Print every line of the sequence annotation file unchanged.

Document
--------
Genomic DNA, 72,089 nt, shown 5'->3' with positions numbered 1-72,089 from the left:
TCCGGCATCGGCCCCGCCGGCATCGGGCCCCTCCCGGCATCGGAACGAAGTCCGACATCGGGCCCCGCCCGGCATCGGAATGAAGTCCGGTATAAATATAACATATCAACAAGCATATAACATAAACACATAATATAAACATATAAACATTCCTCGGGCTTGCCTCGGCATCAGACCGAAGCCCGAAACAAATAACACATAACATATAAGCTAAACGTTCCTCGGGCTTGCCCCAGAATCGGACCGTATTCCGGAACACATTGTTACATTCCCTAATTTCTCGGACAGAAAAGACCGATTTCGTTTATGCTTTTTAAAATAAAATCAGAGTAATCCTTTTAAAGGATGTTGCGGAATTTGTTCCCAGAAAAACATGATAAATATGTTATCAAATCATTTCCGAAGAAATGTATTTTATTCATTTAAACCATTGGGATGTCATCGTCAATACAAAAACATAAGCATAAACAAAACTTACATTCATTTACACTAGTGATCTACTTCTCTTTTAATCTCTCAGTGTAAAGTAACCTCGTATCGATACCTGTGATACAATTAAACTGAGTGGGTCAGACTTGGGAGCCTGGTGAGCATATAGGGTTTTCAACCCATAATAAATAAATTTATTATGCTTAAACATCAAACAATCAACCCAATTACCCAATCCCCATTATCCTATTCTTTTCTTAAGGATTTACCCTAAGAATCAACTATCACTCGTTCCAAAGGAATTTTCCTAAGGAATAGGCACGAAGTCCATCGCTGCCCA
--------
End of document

Genomic DNA, 72,089 nt, shown 5'->3' with positions numbered 1-72,089 from the left:
TCCGGCATCGGCCCCGCCGGCATCGGGCCCCTCCCGGCATCGGAACGAAGTCCGACATCGGGCCCCGCCCGGCATCGGAATGAAGTCCGGTATAAATATAACATATCAACAAGCATATAACATAAACACATAATATAAACATATAAACATTCCTCGGGCTTGCCTCGGCATCAGACCGAAGCCCGAAACAAATAACACATAACATATAAGCTAAACGTTCCTCGGGCTTGCCCCAGAATCGGACCGTATTCCGGAACACATTGTTACATTCCCTAATTTCTCGGACAGAAAAGACCGATTTCGTTTATGCTTTTTAAAATAAAATCAGAGTAATCCTTTTAAAGGATGTTGCGGAATTTGTTCCCAGAAAAACATGATAAATATGTTATCAAATCATTTCCGAAGAAATGTATTTTATTCATTTAAACCATTGGGATGTCATCGTCAATACAAAAACATAAGCATAAACAAAACTTACATTCATTTACACTAGTGATCTACTTCTCTTTTAATCTCTCAGTGTAAAGTAACCTCGTATCGATACCTGTGATACAATTAAACTGAGTGGGTCAGACTTGGGAGCCTGGTGAGCATATAGGGTTTTCAACCCATAATAAATAAATTTATTATGCTTAAACATCAAACAATCAACCCAATTACCCAATCCCCATTATCCTATTCTTTTCTTAAGGATTTACCCTAAGAATCAACTATCACTCGTTCCAAAGGAATTTTCCTAAGGAATAGGCACGAAGTCCATCGCTGCCCA